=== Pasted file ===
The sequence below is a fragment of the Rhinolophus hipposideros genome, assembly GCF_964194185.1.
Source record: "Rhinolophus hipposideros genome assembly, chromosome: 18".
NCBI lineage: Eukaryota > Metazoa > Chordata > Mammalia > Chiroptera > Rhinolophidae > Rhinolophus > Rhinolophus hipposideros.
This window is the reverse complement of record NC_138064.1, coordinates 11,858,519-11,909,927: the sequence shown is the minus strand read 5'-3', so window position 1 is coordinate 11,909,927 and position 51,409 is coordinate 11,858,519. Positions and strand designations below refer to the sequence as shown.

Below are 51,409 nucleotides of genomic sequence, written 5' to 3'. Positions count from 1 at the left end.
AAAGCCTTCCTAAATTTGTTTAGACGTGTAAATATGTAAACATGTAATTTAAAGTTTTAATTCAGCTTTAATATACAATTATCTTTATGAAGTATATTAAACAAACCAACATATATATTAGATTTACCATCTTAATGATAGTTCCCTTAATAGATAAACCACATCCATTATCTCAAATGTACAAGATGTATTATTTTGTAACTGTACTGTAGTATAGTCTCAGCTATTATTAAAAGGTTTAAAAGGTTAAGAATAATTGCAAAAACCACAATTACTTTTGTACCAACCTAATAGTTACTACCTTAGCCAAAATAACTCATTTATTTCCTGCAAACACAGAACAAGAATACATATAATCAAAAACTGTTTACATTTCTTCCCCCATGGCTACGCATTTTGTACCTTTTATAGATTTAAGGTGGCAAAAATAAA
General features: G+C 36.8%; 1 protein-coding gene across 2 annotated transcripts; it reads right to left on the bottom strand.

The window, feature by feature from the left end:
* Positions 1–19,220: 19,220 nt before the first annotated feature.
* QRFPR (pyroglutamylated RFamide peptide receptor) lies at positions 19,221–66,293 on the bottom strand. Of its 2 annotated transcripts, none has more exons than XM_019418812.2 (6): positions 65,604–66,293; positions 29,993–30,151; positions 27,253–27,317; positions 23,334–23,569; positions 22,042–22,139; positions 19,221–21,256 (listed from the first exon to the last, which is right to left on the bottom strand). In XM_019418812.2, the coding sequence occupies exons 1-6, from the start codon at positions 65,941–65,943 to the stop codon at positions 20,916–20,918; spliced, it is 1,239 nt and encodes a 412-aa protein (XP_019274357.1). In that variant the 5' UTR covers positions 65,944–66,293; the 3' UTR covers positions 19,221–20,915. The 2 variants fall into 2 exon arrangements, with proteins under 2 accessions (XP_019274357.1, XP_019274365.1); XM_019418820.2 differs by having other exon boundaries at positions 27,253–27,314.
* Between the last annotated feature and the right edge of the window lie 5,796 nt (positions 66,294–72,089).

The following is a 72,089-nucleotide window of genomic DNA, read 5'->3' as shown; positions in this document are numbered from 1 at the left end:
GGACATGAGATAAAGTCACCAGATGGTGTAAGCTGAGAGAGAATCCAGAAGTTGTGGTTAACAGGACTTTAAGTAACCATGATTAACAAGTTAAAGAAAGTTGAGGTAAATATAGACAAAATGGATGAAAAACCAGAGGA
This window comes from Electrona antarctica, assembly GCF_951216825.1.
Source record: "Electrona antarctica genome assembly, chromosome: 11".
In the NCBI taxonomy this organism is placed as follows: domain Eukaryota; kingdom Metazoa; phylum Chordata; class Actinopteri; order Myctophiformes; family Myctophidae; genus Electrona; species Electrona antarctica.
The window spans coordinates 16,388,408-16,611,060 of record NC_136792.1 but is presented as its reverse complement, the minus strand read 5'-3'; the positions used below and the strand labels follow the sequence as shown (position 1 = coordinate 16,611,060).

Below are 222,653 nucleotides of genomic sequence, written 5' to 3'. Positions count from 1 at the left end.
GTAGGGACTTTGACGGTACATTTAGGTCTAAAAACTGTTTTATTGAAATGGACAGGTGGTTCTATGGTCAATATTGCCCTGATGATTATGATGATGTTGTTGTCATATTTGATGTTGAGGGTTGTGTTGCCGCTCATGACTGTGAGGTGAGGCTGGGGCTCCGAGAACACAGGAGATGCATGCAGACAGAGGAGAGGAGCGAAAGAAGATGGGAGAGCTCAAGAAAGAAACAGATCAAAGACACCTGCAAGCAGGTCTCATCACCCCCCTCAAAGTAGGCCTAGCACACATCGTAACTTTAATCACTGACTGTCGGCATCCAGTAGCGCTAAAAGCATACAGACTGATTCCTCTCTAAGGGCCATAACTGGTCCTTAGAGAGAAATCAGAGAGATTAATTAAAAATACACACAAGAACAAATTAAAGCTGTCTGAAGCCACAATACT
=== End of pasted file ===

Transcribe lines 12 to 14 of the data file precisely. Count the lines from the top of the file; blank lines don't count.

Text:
The following is a 72,089-nucleotide window of genomic DNA, read 5'->3' as shown; positions in this document are numbered from 1 at the left end:
GGACATGAGATAAAGTCACCAGATGGTGTAAGCTGAGAGAGAATCCAGAAGTTGTGGTTAACAGGACTTTAAGTAACCATGATTAACAAGTTAAAGAAAGTTGAGGTAAATATAGACAAAATGGATGAAAAACCAGAGGA
This window comes from Electrona antarctica, assembly GCF_951216825.1.